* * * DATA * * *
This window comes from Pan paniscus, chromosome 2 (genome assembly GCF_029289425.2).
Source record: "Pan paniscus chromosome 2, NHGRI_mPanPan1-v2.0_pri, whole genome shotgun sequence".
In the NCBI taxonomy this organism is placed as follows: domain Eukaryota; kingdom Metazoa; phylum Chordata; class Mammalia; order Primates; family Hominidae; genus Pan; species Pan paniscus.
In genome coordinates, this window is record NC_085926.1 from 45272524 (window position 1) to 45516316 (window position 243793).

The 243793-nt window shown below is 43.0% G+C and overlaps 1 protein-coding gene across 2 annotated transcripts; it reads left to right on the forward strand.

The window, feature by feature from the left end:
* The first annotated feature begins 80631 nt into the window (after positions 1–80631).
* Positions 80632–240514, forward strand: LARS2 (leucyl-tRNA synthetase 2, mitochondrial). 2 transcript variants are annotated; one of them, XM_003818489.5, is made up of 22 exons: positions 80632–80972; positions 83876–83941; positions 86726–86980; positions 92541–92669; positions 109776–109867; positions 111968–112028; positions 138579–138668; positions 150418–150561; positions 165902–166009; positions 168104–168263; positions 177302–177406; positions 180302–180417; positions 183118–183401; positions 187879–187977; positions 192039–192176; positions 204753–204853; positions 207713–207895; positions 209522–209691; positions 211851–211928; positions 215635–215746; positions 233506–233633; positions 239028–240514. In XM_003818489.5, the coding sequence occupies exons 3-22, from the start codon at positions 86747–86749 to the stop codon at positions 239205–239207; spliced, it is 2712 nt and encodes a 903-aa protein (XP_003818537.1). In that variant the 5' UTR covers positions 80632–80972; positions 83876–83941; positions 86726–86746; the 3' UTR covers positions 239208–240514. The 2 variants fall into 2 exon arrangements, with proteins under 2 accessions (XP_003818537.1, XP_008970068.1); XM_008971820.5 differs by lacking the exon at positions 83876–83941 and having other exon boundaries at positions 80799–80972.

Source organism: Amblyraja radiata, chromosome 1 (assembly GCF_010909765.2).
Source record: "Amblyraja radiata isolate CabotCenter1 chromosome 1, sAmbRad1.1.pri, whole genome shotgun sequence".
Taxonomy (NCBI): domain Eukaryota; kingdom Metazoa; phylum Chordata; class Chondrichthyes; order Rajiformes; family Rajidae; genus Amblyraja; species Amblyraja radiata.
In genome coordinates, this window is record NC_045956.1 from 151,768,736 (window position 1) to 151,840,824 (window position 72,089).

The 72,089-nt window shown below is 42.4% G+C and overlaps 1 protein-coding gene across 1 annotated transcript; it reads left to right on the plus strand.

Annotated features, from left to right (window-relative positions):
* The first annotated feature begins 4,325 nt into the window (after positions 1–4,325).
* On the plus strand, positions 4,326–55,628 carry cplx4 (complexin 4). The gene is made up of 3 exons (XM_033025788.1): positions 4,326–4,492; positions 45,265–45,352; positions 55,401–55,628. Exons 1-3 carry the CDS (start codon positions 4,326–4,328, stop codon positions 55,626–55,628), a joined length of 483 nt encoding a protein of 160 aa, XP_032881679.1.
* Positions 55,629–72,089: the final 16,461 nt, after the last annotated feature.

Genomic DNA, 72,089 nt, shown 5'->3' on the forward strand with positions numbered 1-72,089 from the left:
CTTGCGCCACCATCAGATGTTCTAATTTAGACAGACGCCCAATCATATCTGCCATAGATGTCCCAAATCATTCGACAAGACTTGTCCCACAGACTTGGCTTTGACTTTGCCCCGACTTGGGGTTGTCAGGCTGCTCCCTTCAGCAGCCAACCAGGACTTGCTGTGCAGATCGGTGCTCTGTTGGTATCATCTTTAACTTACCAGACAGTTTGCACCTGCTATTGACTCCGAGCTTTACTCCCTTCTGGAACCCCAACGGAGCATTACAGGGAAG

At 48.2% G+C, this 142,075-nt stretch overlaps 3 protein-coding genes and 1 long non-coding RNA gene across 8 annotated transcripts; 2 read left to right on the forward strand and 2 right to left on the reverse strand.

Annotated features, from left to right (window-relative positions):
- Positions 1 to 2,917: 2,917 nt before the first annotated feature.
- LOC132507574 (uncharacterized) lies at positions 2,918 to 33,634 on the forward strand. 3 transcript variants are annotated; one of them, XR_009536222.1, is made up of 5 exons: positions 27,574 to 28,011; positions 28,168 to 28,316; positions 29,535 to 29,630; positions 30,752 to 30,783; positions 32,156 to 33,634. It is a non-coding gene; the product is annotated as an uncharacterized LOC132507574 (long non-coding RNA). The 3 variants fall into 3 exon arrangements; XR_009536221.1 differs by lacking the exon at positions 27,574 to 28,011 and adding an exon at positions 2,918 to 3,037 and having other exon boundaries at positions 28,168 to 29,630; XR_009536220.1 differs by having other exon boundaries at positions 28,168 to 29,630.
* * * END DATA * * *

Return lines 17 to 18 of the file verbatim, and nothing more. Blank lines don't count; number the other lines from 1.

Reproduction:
* Positions 55,629–72,089: the final 16,461 nt, after the last annotated feature.

Genomic DNA, 72,089 nt, shown 5'->3' on the forward strand with positions numbered 1-72,089 from the left: